State of the Planet

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State of the Planet
State of the Planet DVD cover
Region 2 DVD cover
Genre Nature documentary
Presented by David Attenborough
Composer(s) Sarah Class
Country of origin United Kingdom
Original language(s) English
No. of episodes 3
Production
Producer(s) Rupert Barrington
Running time 50 minutes
Production company(s) BBC Natural History Unit
Broadcast
Original channel BBC One
Picture format SD: 576i (16:9)
Audio format Stereo
Original run 15 November 2000 (2000-11-15) – 29 November 2000 (2000-11-29)
External links
Website

State of the Planet is a three-part environmental documentary series, made by the BBC Natural History Unit, transmitted in November 2000. It is written and presented by David Attenborough, and produced by Rupert Barrington. It includes interviews with many leading scientists, such as Edward O. Wilson and Jared Diamond. Each of the programmes attempts to find answers to the potential ecological crisis that threatens the Earth.

The series was specially commissioned by BBC One for the millennium, and had a budget of around GBP2 million. The BBC drew criticism for scheduling the first episode in competition with the final part of ITV's Inspector Morse; as a consequence, it drew just 4 million viewers, well below the channel's typical share.[1] However, ratings recovered to around 7 million for the second and third programmes.[2]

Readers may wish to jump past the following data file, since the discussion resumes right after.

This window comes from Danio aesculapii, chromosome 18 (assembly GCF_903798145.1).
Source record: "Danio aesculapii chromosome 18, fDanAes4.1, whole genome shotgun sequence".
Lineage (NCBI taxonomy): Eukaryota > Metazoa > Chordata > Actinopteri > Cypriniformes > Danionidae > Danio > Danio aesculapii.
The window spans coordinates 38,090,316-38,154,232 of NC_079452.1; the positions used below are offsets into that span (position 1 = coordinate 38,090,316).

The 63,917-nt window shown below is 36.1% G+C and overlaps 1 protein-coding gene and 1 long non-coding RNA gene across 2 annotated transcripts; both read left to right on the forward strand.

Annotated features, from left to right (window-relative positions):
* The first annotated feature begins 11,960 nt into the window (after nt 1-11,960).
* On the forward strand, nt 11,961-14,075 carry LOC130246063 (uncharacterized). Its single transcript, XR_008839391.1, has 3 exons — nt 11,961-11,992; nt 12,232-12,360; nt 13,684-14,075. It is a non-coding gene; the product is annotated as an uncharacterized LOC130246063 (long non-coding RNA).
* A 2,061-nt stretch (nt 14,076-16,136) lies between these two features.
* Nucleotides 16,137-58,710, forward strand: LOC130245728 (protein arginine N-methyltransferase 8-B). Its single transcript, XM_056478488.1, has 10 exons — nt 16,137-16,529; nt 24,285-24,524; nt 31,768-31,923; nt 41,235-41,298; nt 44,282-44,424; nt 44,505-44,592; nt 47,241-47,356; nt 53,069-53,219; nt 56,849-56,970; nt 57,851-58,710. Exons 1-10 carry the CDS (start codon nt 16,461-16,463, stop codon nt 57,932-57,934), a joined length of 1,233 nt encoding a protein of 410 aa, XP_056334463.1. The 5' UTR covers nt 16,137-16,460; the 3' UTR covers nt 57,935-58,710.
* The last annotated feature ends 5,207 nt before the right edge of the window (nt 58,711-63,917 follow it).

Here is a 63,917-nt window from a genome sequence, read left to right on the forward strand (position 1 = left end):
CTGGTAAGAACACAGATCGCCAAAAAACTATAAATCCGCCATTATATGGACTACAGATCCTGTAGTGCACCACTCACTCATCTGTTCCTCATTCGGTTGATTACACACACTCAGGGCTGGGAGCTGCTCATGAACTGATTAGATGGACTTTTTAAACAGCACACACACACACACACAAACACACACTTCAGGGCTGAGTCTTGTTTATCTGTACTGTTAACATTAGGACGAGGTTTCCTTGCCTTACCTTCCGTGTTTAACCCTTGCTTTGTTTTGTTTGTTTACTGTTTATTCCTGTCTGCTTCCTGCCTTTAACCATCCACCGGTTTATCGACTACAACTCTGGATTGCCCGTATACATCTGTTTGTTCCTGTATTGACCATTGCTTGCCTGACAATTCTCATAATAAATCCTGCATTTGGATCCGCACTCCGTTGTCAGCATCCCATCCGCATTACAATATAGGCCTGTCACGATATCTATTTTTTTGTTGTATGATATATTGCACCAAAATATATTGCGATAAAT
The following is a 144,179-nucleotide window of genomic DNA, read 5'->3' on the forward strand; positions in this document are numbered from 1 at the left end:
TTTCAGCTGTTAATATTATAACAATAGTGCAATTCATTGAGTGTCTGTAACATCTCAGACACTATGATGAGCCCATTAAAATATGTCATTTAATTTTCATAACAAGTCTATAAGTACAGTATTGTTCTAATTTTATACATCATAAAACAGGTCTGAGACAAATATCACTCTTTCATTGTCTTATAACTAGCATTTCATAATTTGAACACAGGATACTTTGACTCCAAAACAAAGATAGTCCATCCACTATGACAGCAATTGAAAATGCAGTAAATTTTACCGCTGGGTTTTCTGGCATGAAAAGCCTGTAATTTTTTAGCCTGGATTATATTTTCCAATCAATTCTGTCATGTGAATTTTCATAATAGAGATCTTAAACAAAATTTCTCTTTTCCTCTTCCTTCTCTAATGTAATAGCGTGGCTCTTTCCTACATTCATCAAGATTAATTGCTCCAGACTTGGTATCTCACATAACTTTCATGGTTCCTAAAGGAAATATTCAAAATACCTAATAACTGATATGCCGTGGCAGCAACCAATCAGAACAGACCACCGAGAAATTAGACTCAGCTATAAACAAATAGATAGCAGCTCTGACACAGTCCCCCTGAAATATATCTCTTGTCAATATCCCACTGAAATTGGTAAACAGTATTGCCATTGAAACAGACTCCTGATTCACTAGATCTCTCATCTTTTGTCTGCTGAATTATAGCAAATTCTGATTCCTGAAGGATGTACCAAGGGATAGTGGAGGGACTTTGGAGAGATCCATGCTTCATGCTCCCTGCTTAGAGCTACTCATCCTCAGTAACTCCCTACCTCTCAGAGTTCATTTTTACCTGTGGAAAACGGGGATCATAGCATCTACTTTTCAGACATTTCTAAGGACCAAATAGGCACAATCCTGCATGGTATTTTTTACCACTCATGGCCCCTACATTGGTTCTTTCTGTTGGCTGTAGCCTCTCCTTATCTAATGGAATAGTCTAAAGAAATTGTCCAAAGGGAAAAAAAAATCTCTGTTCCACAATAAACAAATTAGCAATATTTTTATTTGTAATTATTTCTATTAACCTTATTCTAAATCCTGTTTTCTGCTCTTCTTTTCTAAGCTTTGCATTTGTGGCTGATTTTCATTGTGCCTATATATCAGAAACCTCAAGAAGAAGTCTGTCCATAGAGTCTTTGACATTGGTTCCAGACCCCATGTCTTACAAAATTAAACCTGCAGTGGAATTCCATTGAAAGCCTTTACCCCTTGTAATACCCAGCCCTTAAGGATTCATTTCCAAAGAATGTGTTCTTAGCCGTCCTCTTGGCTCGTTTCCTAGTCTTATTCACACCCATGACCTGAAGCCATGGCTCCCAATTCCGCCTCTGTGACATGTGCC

Attenborough fronted this series in between presenting his 1998 ornithological study, The Life of Birds, and providing narration to the award-winning 2001 series The Blue Planet.

Programmes[edit]

1. "Is There a Crisis?"[edit]

Together with leading experts, David Attenborough examines the latest scientific evidence in order to discover if the planet's ecosystems are really in crisis. If so, he asks how it could have come about, and what is so different now that prevents certain species from adapting to survive, as they did in the past?

2. "Why Is There a Crisis?"[edit]

Attenborough presents some stark facts. He states that humans are now triggering a mass extinction on a similar scale to that which wiped out the dinosaurs — but at an unprecedented rate. He investigates the five main activities of mankind that are the most likely contributory factors:

3. "The Future of Life"[edit]

As Homo sapiens relentlessly encroaches on the natural world and its inhabitants, the viewer is presented with a choice: leave behind a flourishing planet or a dying one.

"The future of life on earth depends on our ability to take action. Many individuals are doing what they can, but real success can only come if there's a change in our societies and our economics and in our politics. I've been lucky in my lifetime to see some of the greatest spectacles that the natural world has to offer. Surely we have a responsibility to leave for future generations a planet that is healthy, inhabitable by all species."

— David Attenborough, in closing

DVD[edit]

The complete series was released on DVD (BBCDVD1498) on 27 September 2004.

References[edit]

  1. ^ O'Carroll, Lisa (16 November 2000). "ITV's Morse kills off BBC1 Attenborough epic". London: The Guardian. Retrieved 24 May 2010. 
  2. ^ Clarke, Steve (27 February 2001). "Life in the old iguana yet". London: The Independent. Retrieved 24 May 2010. 

External links[edit]